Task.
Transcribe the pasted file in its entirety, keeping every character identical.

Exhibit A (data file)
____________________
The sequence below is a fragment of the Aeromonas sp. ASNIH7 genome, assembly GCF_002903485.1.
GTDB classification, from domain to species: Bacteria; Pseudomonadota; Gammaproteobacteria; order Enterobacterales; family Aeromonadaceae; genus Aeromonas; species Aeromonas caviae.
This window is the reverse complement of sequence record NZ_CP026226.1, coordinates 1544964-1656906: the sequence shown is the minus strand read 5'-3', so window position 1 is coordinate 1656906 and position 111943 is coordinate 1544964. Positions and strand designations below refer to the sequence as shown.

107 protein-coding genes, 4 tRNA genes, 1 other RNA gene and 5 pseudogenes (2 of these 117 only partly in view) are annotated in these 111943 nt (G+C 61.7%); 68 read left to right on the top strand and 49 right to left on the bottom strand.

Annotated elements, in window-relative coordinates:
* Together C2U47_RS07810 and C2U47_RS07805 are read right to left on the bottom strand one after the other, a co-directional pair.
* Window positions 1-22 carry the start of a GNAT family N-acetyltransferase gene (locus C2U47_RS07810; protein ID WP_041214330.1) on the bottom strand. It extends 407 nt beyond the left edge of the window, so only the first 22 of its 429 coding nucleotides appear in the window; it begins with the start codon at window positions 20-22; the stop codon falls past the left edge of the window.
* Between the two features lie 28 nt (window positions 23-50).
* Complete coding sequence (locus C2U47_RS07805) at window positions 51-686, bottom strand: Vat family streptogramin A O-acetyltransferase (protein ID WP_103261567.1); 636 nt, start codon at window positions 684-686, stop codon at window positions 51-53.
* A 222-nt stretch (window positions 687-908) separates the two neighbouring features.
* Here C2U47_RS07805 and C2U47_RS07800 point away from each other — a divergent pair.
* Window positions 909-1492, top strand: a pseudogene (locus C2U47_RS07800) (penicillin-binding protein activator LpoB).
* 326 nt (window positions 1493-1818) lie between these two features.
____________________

The sequence below is a fragment of the Aeromonas sp. ASNIH7 genome, assembly GCF_002903485.1.
GTDB classification, from domain to species: Bacteria; Pseudomonadota; Gammaproteobacteria; order Enterobacterales; family Aeromonadaceae; genus Aeromonas; species Aeromonas caviae.
This window is the reverse complement of sequence record NZ_CP026226.1, coordinates 1544964-1656906: the sequence shown is the minus strand read 5'-3', so window position 1 is coordinate 1656906 and position 111943 is coordinate 1544964. Positions and strand designations below refer to the sequence as shown.

107 protein-coding genes, 4 tRNA genes, 1 other RNA gene and 5 pseudogenes (2 of these 117 only partly in view) are annotated in these 111943 nt (G+C 61.7%); 68 read left to right on the top strand and 49 right to left on the bottom strand.

Annotated elements, in window-relative coordinates:
* Together C2U47_RS07810 and C2U47_RS07805 are read right to left on the bottom strand one after the other, a co-directional pair.
* Window positions 1-22 carry the start of a GNAT family N-acetyltransferase gene (locus C2U47_RS07810; protein ID WP_041214330.1) on the bottom strand. It extends 407 nt beyond the left edge of the window, so only the first 22 of its 429 coding nucleotides appear in the window; it begins with the start codon at window positions 20-22; the stop codon falls past the left edge of the window.
* Between the two features lie 28 nt (window positions 23-50).
* Complete coding sequence (locus C2U47_RS07805) at window positions 51-686, bottom strand: Vat family streptogramin A O-acetyltransferase (protein ID WP_103261567.1); 636 nt, start codon at window positions 684-686, stop codon at window positions 51-53.
* A 222-nt stretch (window positions 687-908) separates the two neighbouring features.
* Here C2U47_RS07805 and C2U47_RS07800 point away from each other — a divergent pair.
* Window positions 909-1492, top strand: a pseudogene (locus C2U47_RS07800) (penicillin-binding protein activator LpoB).
* 326 nt (window positions 1493-1818) lie between these two features.